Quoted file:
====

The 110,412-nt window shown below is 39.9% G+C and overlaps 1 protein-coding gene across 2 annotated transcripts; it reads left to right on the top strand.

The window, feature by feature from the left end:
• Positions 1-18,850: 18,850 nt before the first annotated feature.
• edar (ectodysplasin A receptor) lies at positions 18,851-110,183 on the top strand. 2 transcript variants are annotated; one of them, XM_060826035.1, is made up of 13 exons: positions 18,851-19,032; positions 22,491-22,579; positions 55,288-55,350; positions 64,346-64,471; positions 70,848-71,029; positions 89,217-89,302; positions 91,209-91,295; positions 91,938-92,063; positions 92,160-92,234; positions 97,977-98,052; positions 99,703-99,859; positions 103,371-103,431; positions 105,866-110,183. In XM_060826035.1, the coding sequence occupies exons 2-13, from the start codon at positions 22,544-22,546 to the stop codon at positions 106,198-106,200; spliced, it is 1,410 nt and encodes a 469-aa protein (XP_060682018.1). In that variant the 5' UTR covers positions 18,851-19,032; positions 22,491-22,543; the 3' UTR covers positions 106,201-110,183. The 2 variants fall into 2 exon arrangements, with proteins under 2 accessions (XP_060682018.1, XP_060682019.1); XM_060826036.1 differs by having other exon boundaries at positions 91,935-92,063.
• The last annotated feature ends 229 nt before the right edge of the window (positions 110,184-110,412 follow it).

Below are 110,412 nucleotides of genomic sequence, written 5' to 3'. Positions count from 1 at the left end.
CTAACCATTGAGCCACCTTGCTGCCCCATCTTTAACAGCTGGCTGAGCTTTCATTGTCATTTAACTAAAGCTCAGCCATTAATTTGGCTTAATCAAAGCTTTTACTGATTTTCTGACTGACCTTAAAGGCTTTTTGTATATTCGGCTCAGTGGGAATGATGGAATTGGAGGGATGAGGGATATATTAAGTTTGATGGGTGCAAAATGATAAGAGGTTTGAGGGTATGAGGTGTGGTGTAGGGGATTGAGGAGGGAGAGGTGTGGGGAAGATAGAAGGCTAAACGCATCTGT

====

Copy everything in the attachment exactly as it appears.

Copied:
The 110,412-nt window shown below is 39.9% G+C and overlaps 1 protein-coding gene across 2 annotated transcripts; it reads left to right on the top strand.

The window, feature by feature from the left end:
• Positions 1-18,850: 18,850 nt before the first annotated feature.
• edar (ectodysplasin A receptor) lies at positions 18,851-110,183 on the top strand. 2 transcript variants are annotated; one of them, XM_060826035.1, is made up of 13 exons: positions 18,851-19,032; positions 22,491-22,579; positions 55,288-55,350; positions 64,346-64,471; positions 70,848-71,029; positions 89,217-89,302; positions 91,209-91,295; positions 91,938-92,063; positions 92,160-92,234; positions 97,977-98,052; positions 99,703-99,859; positions 103,371-103,431; positions 105,866-110,183. In XM_060826035.1, the coding sequence occupies exons 2-13, from the start codon at positions 22,544-22,546 to the stop codon at positions 106,198-106,200; spliced, it is 1,410 nt and encodes a 469-aa protein (XP_060682018.1). In that variant the 5' UTR covers positions 18,851-19,032; positions 22,491-22,543; the 3' UTR covers positions 106,201-110,183. The 2 variants fall into 2 exon arrangements, with proteins under 2 accessions (XP_060682018.1, XP_060682019.1); XM_060826036.1 differs by having other exon boundaries at positions 91,935-92,063.
• The last annotated feature ends 229 nt before the right edge of the window (positions 110,184-110,412 follow it).

Below are 110,412 nucleotides of genomic sequence, written 5' to 3'. Positions count from 1 at the left end.
CTAACCATTGAGCCACCTTGCTGCCCCATCTTTAACAGCTGGCTGAGCTTTCATTGTCATTTAACTAAAGCTCAGCCATTAATTTGGCTTAATCAAAGCTTTTACTGATTTTCTGACTGACCTTAAAGGCTTTTTGTATATTCGGCTCAGTGGGAATGATGGAATTGGAGGGATGAGGGATATATTAAGTTTGATGGGTGCAAAATGATAAGAGGTTTGAGGGTATGAGGTGTGGTGTAGGGGATTGAGGAGGGAGAGGTGTGGGGAAGATAGAAGGCTAAACGCATCTGT